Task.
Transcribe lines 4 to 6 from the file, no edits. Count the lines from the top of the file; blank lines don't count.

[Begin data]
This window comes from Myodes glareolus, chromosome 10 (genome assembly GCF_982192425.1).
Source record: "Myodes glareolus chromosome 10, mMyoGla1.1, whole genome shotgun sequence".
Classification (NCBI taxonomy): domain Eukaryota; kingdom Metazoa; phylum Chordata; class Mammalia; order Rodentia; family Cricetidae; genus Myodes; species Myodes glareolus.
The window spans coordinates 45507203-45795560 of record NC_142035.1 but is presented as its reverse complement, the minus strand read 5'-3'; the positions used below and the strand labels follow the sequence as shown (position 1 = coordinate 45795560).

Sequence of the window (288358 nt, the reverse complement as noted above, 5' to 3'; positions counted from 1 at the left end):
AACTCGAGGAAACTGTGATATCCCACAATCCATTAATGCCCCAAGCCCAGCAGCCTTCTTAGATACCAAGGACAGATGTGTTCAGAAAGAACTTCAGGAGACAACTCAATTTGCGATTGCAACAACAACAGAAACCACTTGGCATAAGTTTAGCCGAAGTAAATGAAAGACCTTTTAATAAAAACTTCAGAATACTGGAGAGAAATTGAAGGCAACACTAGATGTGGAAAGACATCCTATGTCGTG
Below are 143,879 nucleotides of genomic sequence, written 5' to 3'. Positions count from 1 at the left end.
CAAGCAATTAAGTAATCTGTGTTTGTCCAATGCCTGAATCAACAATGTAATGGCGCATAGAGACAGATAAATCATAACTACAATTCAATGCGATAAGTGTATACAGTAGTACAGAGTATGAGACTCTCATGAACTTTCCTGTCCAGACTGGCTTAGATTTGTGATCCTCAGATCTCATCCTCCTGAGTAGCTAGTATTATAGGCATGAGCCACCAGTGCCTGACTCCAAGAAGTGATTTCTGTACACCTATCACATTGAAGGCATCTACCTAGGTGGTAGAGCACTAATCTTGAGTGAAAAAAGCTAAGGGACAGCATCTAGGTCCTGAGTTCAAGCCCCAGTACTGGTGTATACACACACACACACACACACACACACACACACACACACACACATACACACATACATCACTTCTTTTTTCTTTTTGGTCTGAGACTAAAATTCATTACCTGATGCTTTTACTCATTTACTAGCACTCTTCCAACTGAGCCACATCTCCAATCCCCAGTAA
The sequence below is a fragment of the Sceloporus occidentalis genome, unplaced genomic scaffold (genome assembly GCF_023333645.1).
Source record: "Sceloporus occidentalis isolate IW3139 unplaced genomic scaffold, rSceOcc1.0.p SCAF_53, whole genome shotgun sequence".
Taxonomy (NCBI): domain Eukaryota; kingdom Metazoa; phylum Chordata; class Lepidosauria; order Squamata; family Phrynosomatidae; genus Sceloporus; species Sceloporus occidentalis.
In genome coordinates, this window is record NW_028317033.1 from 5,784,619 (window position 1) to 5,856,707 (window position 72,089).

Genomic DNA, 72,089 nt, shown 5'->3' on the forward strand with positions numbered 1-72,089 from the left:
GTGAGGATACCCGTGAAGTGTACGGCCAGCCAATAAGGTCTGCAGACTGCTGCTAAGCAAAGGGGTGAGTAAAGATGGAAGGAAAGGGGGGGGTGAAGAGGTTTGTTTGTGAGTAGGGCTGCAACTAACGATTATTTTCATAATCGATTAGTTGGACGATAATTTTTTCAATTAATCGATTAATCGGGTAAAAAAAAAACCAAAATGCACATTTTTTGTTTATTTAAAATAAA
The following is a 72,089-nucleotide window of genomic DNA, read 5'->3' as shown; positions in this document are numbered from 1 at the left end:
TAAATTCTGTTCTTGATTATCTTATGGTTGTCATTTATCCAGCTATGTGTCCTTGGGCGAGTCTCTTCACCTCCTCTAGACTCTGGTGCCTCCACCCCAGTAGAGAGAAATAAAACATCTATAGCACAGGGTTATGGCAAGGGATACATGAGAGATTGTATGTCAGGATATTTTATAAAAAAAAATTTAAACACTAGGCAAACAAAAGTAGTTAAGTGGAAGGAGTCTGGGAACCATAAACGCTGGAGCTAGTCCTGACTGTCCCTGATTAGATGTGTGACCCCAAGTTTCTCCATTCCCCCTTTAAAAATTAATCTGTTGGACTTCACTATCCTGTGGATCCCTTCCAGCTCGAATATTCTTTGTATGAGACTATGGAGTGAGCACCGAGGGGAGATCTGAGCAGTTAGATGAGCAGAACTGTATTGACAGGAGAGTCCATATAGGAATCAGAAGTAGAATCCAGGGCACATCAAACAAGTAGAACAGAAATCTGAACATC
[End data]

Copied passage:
The window spans coordinates 45507203-45795560 of record NC_142035.1 but is presented as its reverse complement, the minus strand read 5'-3'; the positions used below and the strand labels follow the sequence as shown (position 1 = coordinate 45795560).

Sequence of the window (288358 nt, the reverse complement as noted above, 5' to 3'; positions counted from 1 at the left end):
AACTCGAGGAAACTGTGATATCCCACAATCCATTAATGCCCCAAGCCCAGCAGCCTTCTTAGATACCAAGGACAGATGTGTTCAGAAAGAACTTCAGGAGACAACTCAATTTGCGATTGCAACAACAACAGAAACCACTTGGCATAAGTTTAGCCGAAGTAAATGAAAGACCTTTTAATAAAAACTTCAGAATACTGGAGAGAAATTGAAGGCAACACTAGATGTGGAAAGACATCCTATGTCGTG